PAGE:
Counties:  Jefferson KY
F-scale:  F2
Deaths:  2
Injuries:  10
Path width:  50 yards
Path length:  3 miles
Time:  6:30pm
Narrative:  A tornado touched down west of present-day University of Louisville and moved to the north-northeast across eastern sections of the city.  The tornado struck the brand new baseball park, located where Saint James Court is today, built to host Louisville's new National League baseball team, the Louisville Grays.  The park was badly damaged, just 12 days before the season's Opening Day.  The park was quickly repaired and was ready to go in time for the first pitch.  The tornado continued northeast across the land that would become Central Park, and into Eagle Park between Ormsby and Park Avenues and Third and Fifth Streets.  Eagle Park was Louisville's baseball park before the new one to the south was constructed.  Eagle Park was demolished, and the baseball diamond's bleachers were destroyed.  Damage was then fairly sparse until the tornado entered the Germantown and Phoenix Hill neighborhoods.  Germantown was hardest hit.  A two story brick home was damaged "about as complete(ly) as it could possibly be" and a man and his son were killed in the home, on the northeast corner of Payne and Logan Streets (those streets do not intersect today, so this exact location is unknown).  Mills on Broadway at Beargrass Creek were wrecked.  Houses were severely damaged on Green Street (now Liberty Street) near Campbell.  Blacksmith shops on Preston "near the railroad crossing (?) were blown down.  Half a dozen houses were damaged on Milk Street (?) at Shelby Street.  The Exposition Building and its skating rink were damaged.  Light damage was reported on Walnut Street (now Muhammad Ali Blvd).   Most of the injuries in the tornado were in a street car that was hit by the roof of a house.  Click here for a detailed map of the approximate path of the tornado.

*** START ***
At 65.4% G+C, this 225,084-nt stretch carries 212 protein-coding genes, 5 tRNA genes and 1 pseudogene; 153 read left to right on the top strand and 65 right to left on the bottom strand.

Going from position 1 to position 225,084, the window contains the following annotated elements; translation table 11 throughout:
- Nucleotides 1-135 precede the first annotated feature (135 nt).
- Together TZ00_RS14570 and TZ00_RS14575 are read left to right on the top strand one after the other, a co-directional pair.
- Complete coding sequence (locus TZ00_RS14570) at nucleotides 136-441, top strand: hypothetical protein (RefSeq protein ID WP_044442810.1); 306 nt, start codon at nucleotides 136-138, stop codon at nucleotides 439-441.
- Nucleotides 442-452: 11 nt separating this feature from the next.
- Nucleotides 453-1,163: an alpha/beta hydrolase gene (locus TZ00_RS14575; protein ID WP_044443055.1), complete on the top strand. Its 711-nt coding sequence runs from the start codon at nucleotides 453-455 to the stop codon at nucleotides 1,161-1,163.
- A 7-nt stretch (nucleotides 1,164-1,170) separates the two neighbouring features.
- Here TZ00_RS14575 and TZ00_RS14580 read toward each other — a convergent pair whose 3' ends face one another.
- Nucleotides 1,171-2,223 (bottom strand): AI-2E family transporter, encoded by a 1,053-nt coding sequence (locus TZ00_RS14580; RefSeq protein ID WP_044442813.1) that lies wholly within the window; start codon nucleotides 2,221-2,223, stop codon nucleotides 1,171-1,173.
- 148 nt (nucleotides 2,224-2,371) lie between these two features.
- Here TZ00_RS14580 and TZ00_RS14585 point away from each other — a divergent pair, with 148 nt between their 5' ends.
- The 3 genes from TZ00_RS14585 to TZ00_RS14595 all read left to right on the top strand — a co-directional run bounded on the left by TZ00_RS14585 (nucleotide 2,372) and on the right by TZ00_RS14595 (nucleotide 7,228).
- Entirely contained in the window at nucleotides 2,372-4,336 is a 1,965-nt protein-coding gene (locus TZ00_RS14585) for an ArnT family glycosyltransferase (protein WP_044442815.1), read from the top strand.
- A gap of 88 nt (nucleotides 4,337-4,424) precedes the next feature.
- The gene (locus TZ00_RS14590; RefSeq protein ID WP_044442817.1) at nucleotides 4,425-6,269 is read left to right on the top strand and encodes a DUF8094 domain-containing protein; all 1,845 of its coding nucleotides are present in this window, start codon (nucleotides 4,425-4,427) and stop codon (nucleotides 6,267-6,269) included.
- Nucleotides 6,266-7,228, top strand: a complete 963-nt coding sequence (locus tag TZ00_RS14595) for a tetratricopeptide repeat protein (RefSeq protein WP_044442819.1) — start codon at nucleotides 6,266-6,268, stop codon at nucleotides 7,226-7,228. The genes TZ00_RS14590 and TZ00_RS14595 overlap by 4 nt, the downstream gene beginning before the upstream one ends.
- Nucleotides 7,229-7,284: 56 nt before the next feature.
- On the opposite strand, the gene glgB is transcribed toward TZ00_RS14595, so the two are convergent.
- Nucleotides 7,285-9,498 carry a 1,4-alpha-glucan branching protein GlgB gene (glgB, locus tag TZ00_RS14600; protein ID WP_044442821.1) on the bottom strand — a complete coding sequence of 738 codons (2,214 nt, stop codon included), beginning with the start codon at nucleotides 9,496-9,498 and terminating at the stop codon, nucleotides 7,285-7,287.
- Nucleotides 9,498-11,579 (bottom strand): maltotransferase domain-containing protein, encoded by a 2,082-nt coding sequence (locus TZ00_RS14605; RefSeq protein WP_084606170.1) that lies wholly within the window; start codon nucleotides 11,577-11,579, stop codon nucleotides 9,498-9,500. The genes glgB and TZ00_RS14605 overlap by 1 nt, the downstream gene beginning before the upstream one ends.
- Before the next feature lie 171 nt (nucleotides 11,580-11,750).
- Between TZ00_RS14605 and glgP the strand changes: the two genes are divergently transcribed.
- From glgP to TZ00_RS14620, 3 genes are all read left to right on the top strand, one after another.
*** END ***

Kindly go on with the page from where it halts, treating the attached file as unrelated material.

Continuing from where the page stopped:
November 28, 1879
Counties:  Jefferson KY
F-scale:  F1
Deaths: 
Injuries:  several
Path width: 
Path length: 
Time:  6:04pm
Narrative:  A tornado, which possessed a "wrenching, spiral motion" according to witnesses and was described in the newspaper as "whirling and tossing about like a monster in pain" moved northeast through the southeast part of Louisville, damaging over a hundred buildings.  A warehouse containing five hundred barrels of whiskey was destroyed.  The tornado touched down near the intersection of Saint James Court and Magnolia Avenue, where it tore down several fences in Central Park.  The first home damaged was on Fourth Street opposite the park.  Eagle Park (primarily used for baseball) was damaged between Third and Fourth streets and Ormsby and Park avenues, and a home was damaged on Third Street opposite the park.  Considerable damage was done in what was then known as Brownstown, and today is Old Louisville.  Many roofs were removed there, and damage was reported at the corner of First and Ormsby.  The tornado then intensified and produced some of its worst damage at Preston Street and Mechanic Street (Mechanic Street was today's Saint Catherine and Mary streets).  Houses were unroofed at the intersection of Preston and Mechanic, a small brick slaughterhouse on Mechanic was demolished, and a two and a half story brick house on Mechanic was badly damaged.  Continuing to the northeast, a home was damaged at the corner of Kentucky and Shelby streets and brick cottages on Kentucky near Shelby were wrecked.  A roof was removed on Mary Street near Swan Street, and some light damage was done along Fischer Avenue, though those damages were probably from straight-line winds.  The tornado advanced to the northeast.  Significant damage occurred on Broadway near Cave Hill Cemetery.  The twister then moved into the cemetery and inflicted terrible damage to trees and monuments.  The arch over the northern gateway was blown over.  The tornado lifted in the Irish Hill neighborhood.  Click here for a detailed map of the approximate path of the center of the tornado.